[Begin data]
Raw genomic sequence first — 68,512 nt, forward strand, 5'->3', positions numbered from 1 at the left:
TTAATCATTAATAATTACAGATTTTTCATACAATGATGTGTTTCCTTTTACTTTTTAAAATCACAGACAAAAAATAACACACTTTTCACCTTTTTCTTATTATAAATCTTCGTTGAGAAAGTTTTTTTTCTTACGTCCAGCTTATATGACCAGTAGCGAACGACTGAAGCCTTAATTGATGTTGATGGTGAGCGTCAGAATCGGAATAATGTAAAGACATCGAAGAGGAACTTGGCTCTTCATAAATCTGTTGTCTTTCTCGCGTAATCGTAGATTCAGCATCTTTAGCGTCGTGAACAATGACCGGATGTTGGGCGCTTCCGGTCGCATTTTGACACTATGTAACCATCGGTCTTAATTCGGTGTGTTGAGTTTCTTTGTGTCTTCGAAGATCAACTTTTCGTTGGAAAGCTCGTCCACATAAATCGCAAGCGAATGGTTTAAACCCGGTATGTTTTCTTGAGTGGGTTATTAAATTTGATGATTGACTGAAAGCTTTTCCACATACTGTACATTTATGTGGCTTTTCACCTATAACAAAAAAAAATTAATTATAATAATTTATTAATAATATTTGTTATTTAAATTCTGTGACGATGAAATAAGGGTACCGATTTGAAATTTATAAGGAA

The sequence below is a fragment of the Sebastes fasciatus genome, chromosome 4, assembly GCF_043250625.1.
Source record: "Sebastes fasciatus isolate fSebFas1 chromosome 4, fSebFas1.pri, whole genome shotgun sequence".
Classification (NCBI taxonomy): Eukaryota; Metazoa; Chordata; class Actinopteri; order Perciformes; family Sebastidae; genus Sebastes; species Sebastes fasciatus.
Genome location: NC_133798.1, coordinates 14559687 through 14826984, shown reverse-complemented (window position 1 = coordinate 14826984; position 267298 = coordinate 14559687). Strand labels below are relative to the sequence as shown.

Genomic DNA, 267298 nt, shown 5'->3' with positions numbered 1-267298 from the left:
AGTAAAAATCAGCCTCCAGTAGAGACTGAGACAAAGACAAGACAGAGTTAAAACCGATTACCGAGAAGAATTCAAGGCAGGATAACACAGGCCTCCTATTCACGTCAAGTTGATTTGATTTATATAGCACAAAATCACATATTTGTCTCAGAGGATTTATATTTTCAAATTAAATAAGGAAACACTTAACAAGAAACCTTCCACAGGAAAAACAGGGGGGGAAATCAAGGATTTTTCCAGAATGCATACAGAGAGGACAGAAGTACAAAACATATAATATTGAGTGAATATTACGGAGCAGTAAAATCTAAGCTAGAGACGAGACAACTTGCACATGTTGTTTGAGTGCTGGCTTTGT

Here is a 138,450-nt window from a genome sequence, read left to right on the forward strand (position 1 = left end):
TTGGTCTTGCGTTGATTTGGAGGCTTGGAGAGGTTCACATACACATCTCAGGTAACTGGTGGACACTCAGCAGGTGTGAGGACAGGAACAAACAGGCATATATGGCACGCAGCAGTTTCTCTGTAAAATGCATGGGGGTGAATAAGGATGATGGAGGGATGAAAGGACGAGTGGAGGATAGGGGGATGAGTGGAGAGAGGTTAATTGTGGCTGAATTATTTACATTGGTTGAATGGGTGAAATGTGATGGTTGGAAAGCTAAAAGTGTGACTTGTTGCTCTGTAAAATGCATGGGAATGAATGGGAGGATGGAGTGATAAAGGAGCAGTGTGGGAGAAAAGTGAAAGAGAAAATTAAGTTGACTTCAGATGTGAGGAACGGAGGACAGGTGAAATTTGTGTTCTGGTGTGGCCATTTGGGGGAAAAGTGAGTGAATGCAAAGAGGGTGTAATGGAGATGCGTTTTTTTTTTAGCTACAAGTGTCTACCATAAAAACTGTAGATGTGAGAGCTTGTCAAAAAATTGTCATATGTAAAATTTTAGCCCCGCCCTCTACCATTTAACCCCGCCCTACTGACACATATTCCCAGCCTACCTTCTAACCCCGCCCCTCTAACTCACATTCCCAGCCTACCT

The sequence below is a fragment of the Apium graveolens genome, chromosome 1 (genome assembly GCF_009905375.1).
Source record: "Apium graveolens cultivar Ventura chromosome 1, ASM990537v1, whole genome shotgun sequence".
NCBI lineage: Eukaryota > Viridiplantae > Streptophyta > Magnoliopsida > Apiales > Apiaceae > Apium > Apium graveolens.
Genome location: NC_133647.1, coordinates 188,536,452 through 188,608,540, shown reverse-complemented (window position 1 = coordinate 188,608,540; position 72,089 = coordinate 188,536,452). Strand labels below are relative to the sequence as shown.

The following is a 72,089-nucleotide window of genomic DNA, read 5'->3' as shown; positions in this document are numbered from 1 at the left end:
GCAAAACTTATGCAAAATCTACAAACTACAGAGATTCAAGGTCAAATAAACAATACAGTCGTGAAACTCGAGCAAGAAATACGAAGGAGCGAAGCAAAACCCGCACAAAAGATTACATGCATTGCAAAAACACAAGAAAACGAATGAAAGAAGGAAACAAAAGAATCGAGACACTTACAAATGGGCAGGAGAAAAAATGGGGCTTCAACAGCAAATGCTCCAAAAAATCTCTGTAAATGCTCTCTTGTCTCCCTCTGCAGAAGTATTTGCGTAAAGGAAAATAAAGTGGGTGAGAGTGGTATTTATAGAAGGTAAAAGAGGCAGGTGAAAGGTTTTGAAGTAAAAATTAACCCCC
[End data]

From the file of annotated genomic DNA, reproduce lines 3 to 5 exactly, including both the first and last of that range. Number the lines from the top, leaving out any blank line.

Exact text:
The sequence below is a fragment of the Sebastes fasciatus genome, chromosome 4, assembly GCF_043250625.1.
Source record: "Sebastes fasciatus isolate fSebFas1 chromosome 4, fSebFas1.pri, whole genome shotgun sequence".
Classification (NCBI taxonomy): Eukaryota; Metazoa; Chordata; class Actinopteri; order Perciformes; family Sebastidae; genus Sebastes; species Sebastes fasciatus.